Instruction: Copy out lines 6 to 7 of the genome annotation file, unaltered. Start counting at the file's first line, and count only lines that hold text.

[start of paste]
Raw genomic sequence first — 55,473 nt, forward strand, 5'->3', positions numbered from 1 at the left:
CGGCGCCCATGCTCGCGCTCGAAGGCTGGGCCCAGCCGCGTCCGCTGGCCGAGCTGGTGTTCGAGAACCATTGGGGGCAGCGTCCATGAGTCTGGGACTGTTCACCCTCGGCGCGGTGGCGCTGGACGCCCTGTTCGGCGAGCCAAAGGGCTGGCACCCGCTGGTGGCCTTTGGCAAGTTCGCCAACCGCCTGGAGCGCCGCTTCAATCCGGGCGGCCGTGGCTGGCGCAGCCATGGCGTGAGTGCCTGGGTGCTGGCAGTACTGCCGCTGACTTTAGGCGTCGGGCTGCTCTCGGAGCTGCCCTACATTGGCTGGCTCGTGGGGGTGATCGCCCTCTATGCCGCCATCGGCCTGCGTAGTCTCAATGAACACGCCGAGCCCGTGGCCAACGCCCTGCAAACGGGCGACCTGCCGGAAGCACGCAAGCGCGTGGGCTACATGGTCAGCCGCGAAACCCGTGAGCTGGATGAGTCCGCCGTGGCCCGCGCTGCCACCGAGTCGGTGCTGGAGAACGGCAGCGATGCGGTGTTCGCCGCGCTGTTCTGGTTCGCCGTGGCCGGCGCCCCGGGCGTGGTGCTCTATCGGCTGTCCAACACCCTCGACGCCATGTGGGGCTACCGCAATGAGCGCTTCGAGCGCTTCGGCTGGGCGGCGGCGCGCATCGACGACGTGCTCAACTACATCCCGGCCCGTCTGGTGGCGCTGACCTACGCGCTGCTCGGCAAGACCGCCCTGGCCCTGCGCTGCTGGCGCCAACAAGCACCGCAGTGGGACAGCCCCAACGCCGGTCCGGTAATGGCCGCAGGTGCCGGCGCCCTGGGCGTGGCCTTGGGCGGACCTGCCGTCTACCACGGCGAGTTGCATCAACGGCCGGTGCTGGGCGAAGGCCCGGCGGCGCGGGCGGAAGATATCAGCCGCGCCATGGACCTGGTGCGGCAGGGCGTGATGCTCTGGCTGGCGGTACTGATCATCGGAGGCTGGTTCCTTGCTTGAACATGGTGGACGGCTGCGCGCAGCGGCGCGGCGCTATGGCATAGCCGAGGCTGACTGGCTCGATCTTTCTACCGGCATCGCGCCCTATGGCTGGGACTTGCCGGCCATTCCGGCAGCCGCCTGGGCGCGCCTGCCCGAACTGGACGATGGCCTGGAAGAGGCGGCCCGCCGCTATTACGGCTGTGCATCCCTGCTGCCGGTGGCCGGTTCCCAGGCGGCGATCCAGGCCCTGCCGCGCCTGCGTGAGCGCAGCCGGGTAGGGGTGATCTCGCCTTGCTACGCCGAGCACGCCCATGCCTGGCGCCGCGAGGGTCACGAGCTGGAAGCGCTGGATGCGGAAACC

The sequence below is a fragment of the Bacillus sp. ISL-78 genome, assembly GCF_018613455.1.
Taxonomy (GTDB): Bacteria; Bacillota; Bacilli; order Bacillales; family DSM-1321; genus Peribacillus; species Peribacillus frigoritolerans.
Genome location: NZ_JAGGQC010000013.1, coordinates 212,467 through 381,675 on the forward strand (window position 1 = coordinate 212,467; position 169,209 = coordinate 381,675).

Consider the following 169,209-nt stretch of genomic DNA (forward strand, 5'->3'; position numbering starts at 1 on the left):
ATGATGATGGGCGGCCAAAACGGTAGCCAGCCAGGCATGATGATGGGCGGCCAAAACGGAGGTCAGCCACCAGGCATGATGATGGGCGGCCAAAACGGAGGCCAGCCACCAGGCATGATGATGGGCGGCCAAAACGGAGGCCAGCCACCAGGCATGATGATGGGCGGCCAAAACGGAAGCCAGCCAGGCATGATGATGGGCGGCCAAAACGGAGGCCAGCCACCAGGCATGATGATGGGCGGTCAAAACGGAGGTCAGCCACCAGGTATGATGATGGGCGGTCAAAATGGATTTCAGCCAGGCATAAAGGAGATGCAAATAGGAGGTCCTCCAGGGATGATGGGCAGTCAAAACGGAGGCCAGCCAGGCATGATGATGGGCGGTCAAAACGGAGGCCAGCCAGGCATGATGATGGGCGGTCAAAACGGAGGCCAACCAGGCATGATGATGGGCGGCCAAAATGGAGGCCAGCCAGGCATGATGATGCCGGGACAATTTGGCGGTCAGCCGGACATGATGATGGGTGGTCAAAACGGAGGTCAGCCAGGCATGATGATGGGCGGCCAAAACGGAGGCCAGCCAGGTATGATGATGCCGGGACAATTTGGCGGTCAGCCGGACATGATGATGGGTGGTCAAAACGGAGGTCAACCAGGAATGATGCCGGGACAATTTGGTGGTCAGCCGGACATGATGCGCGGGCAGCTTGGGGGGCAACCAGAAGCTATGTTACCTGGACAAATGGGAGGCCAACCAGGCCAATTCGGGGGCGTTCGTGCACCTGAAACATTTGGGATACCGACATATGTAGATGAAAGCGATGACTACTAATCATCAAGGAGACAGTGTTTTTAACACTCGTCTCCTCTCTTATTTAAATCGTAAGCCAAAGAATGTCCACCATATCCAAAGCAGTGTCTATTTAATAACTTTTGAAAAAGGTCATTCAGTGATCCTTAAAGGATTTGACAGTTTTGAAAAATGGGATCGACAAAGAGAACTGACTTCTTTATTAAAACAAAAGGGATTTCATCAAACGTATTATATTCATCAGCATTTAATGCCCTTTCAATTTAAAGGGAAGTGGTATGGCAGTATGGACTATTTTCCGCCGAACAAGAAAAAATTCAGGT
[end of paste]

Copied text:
Consider the following 169,209-nt stretch of genomic DNA (forward strand, 5'->3'; position numbering starts at 1 on the left):
ATGATGATGGGCGGCCAAAACGGTAGCCAGCCAGGCATGATGATGGGCGGCCAAAACGGAGGTCAGCCACCAGGCATGATGATGGGCGGCCAAAACGGAGGCCAGCCACCAGGCATGATGATGGGCGGCCAAAACGGAGGCCAGCCACCAGGCATGATGATGGGCGGCCAAAACGGAAGCCAGCCAGGCATGATGATGGGCGGCCAAAACGGAGGCCAGCCACCAGGCATGATGATGGGCGGTCAAAACGGAGGTCAGCCACCAGGTATGATGATGGGCGGTCAAAATGGATTTCAGCCAGGCATAAAGGAGATGCAAATAGGAGGTCCTCCAGGGATGATGGGCAGTCAAAACGGAGGCCAGCCAGGCATGATGATGGGCGGTCAAAACGGAGGCCAGCCAGGCATGATGATGGGCGGTCAAAACGGAGGCCAACCAGGCATGATGATGGGCGGCCAAAATGGAGGCCAGCCAGGCATGATGATGCCGGGACAATTTGGCGGTCAGCCGGACATGATGATGGGTGGTCAAAACGGAGGTCAGCCAGGCATGATGATGGGCGGCCAAAACGGAGGCCAGCCAGGTATGATGATGCCGGGACAATTTGGCGGTCAGCCGGACATGATGATGGGTGGTCAAAACGGAGGTCAACCAGGAATGATGCCGGGACAATTTGGTGGTCAGCCGGACATGATGCGCGGGCAGCTTGGGGGGCAACCAGAAGCTATGTTACCTGGACAAATGGGAGGCCAACCAGGCCAATTCGGGGGCGTTCGTGCACCTGAAACATTTGGGATACCGACATATGTAGATGAAAGCGATGACTACTAATCATCAAGGAGACAGTGTTTTTAACACTCGTCTCCTCTCTTATTTAAATCGTAAGCCAAAGAATGTCCACCATATCCAAAGCAGTGTCTATTTAATAACTTTTGAAAAAGGTCATTCAGTGATCCTTAAAGGATTTGACAGTTTTGAAAAATGGGATCGACAAAGAGAACTGACTTCTTTATTAAAACAAAAGGGATTTCATCAAACGTATTATATTCATCAGCATTTAATGCCCTTTCAATTTAAAGGGAAGTGGTATGGCAGTATGGACTATTTTCCGCCGAACAAGAAAAAATTCAGGT